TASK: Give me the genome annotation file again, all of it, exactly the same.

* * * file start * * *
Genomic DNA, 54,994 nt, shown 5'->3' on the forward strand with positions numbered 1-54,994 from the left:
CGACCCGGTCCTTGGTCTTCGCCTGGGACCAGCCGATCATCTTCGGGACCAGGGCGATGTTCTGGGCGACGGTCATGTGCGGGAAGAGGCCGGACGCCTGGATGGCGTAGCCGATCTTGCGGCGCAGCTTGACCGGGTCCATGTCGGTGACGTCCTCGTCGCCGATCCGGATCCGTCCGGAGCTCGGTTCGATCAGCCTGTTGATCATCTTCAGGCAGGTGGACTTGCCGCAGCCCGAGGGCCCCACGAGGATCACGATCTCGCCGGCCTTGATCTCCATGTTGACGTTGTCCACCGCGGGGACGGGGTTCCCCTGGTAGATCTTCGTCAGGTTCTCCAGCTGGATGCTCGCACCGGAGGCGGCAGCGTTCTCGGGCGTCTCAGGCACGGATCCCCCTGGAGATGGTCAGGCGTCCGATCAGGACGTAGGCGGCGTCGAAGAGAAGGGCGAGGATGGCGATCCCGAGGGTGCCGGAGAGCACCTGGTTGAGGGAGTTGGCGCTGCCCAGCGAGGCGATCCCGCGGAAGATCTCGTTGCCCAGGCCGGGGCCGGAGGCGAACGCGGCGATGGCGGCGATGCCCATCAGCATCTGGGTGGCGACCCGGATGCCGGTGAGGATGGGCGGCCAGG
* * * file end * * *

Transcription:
Genomic DNA, 54,994 nt, shown 5'->3' on the forward strand with positions numbered 1-54,994 from the left:
CGACCCGGTCCTTGGTCTTCGCCTGGGACCAGCCGATCATCTTCGGGACCAGGGCGATGTTCTGGGCGACGGTCATGTGCGGGAAGAGGCCGGACGCCTGGATGGCGTAGCCGATCTTGCGGCGCAGCTTGACCGGGTCCATGTCGGTGACGTCCTCGTCGCCGATCCGGATCCGTCCGGAGCTCGGTTCGATCAGCCTGTTGATCATCTTCAGGCAGGTGGACTTGCCGCAGCCCGAGGGCCCCACGAGGATCACGATCTCGCCGGCCTTGATCTCCATGTTGACGTTGTCCACCGCGGGGACGGGGTTCCCCTGGTAGATCTTCGTCAGGTTCTCCAGCTGGATGCTCGCACCGGAGGCGGCAGCGTTCTCGGGCGTCTCAGGCACGGATCCCCCTGGAGATGGTCAGGCGTCCGATCAGGACGTAGGCGGCGTCGAAGAGAAGGGCGAGGATGGCGATCCCGAGGGTGCCGGAGAGCACCTGGTTGAGGGAGTTGGCGCTGCCCAGCGAGGCGATCCCGCGGAAGATCTCGTTGCCCAGGCCGGGGCCGGAGGCGAACGCGGCGATGGCGGCGATGCCCATCAGCATCTGGGTGGCGACCCGGATGCCGGTGAGGATGGGCGGCCAGG